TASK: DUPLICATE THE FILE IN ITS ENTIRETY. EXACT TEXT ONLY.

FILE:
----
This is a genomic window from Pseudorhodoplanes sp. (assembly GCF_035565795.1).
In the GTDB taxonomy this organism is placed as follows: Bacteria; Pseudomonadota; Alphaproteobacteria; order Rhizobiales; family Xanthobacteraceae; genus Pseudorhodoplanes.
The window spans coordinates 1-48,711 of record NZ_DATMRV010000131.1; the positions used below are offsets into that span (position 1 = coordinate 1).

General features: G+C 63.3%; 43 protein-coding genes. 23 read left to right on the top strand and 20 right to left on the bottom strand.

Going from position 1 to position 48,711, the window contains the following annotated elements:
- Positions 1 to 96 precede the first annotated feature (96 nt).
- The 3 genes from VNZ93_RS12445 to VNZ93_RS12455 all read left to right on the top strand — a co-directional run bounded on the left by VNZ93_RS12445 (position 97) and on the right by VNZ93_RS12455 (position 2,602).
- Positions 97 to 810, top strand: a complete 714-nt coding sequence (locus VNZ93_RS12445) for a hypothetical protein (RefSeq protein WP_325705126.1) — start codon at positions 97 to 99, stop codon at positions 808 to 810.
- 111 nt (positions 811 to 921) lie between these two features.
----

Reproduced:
This is a genomic window from Pseudorhodoplanes sp. (assembly GCF_035565795.1).
In the GTDB taxonomy this organism is placed as follows: Bacteria; Pseudomonadota; Alphaproteobacteria; order Rhizobiales; family Xanthobacteraceae; genus Pseudorhodoplanes.
The window spans coordinates 1-48,711 of record NZ_DATMRV010000131.1; the positions used below are offsets into that span (position 1 = coordinate 1).

General features: G+C 63.3%; 43 protein-coding genes. 23 read left to right on the top strand and 20 right to left on the bottom strand.

Going from position 1 to position 48,711, the window contains the following annotated elements:
- Positions 1 to 96 precede the first annotated feature (96 nt).
- The 3 genes from VNZ93_RS12445 to VNZ93_RS12455 all read left to right on the top strand — a co-directional run bounded on the left by VNZ93_RS12445 (position 97) and on the right by VNZ93_RS12455 (position 2,602).
- Positions 97 to 810, top strand: a complete 714-nt coding sequence (locus VNZ93_RS12445) for a hypothetical protein (RefSeq protein WP_325705126.1) — start codon at positions 97 to 99, stop codon at positions 808 to 810.
- 111 nt (positions 811 to 921) lie between these two features.